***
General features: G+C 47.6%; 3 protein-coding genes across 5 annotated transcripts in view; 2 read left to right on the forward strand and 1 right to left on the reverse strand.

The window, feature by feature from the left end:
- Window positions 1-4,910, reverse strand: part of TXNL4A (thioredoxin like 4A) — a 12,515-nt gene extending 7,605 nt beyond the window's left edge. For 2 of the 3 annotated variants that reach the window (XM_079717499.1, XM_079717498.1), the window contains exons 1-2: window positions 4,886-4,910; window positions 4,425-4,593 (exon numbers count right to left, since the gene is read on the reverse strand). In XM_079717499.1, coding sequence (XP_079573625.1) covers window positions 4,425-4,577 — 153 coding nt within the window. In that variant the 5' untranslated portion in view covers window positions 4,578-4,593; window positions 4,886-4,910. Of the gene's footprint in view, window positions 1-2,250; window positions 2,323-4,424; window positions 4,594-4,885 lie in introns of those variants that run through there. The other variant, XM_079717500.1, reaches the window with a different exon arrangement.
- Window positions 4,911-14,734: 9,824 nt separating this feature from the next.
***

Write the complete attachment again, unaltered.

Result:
General features: G+C 47.6%; 3 protein-coding genes across 5 annotated transcripts in view; 2 read left to right on the forward strand and 1 right to left on the reverse strand.

The window, feature by feature from the left end:
- Window positions 1-4,910, reverse strand: part of TXNL4A (thioredoxin like 4A) — a 12,515-nt gene extending 7,605 nt beyond the window's left edge. For 2 of the 3 annotated variants that reach the window (XM_079717499.1, XM_079717498.1), the window contains exons 1-2: window positions 4,886-4,910; window positions 4,425-4,593 (exon numbers count right to left, since the gene is read on the reverse strand). In XM_079717499.1, coding sequence (XP_079573625.1) covers window positions 4,425-4,577 — 153 coding nt within the window. In that variant the 5' untranslated portion in view covers window positions 4,578-4,593; window positions 4,886-4,910. Of the gene's footprint in view, window positions 1-2,250; window positions 2,323-4,424; window positions 4,594-4,885 lie in introns of those variants that run through there. The other variant, XM_079717500.1, reaches the window with a different exon arrangement.
- Window positions 4,911-14,734: 9,824 nt separating this feature from the next.